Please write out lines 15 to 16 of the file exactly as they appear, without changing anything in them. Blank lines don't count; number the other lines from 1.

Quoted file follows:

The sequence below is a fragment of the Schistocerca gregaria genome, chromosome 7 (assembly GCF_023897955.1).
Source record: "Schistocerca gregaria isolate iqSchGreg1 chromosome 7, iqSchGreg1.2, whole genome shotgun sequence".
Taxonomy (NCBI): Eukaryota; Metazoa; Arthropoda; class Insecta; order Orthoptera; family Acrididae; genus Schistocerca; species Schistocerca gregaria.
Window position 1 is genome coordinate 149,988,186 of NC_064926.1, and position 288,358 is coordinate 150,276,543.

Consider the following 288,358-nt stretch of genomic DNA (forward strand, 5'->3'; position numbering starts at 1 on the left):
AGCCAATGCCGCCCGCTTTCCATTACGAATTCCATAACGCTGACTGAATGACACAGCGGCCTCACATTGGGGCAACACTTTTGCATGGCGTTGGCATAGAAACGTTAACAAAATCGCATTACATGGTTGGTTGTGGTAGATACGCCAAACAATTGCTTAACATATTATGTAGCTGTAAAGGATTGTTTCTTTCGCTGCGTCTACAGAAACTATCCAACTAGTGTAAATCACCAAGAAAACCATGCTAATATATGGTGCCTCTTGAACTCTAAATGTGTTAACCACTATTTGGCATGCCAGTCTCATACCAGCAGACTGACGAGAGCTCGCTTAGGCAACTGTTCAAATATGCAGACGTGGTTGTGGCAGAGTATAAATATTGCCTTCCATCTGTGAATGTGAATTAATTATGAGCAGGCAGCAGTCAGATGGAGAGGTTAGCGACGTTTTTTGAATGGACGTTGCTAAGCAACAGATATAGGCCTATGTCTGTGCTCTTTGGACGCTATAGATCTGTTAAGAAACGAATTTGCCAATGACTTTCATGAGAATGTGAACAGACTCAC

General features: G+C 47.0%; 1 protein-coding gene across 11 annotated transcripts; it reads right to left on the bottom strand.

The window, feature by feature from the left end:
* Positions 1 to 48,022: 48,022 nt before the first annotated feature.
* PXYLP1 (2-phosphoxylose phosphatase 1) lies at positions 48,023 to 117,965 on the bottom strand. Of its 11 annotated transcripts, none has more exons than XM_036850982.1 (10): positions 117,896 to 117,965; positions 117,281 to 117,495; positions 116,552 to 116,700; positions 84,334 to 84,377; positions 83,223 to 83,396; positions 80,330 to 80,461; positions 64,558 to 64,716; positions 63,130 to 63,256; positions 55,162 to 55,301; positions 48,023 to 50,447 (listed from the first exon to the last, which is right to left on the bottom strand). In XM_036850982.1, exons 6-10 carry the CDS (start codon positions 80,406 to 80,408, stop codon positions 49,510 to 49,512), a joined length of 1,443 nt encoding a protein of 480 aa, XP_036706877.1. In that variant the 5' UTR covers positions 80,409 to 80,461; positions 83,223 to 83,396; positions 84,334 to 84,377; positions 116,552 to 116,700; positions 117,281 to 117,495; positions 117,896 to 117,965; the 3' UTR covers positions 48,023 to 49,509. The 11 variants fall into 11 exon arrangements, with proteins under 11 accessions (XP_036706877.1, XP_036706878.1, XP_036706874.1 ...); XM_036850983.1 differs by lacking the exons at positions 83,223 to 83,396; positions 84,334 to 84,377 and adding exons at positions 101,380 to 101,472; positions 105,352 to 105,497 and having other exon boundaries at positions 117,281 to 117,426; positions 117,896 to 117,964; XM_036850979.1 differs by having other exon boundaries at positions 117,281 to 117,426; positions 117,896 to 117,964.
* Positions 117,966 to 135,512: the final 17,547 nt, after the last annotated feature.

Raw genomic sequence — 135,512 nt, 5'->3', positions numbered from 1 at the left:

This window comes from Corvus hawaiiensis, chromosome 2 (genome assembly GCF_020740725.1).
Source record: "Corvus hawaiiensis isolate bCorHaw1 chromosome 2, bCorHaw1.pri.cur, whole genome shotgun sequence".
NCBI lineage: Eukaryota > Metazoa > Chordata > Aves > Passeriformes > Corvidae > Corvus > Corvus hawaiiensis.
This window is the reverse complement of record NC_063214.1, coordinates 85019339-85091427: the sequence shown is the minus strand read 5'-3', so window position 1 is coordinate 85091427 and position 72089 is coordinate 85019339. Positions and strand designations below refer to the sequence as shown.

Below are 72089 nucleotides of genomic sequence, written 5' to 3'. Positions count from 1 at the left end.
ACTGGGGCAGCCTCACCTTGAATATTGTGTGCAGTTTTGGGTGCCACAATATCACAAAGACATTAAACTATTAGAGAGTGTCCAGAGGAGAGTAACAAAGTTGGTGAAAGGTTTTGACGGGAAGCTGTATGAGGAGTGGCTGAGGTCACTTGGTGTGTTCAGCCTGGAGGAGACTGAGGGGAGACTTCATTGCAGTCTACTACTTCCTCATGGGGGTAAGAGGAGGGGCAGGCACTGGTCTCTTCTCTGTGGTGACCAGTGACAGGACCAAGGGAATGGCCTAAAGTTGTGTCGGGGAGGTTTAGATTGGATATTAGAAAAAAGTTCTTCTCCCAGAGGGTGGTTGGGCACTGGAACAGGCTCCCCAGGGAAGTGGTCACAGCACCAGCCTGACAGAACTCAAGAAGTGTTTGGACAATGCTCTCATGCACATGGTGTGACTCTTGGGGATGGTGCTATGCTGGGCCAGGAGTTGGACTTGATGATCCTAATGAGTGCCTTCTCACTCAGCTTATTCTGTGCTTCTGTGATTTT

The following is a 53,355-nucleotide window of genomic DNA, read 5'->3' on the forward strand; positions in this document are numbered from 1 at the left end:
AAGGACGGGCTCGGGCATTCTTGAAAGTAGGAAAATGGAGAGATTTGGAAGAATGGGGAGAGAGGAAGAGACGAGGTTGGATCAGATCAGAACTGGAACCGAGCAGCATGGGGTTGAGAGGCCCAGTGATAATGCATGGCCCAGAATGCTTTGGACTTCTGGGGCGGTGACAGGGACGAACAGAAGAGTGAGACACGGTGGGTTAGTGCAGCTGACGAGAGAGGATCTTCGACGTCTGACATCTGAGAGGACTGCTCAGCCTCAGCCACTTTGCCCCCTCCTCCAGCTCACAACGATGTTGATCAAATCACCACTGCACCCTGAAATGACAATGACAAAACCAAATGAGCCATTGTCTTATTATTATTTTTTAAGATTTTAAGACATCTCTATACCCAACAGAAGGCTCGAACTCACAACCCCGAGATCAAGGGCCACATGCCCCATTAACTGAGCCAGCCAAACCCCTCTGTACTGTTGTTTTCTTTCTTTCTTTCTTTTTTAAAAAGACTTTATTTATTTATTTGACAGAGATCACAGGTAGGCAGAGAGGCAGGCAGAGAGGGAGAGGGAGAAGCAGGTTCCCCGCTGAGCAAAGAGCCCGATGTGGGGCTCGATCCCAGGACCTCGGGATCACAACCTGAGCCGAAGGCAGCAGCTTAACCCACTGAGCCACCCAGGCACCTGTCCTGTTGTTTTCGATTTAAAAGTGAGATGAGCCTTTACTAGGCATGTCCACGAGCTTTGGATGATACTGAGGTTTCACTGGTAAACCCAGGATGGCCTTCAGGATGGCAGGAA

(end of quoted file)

NCBI lineage: Eukaryota > Metazoa > Chordata > Aves > Passeriformes > Corvidae > Corvus > Corvus hawaiiensis.
This window is the reverse complement of record NC_063214.1, coordinates 85019339-85091427: the sequence shown is the minus strand read 5'-3', so window position 1 is coordinate 85091427 and position 72089 is coordinate 85019339. Positions and strand designations below refer to the sequence as shown.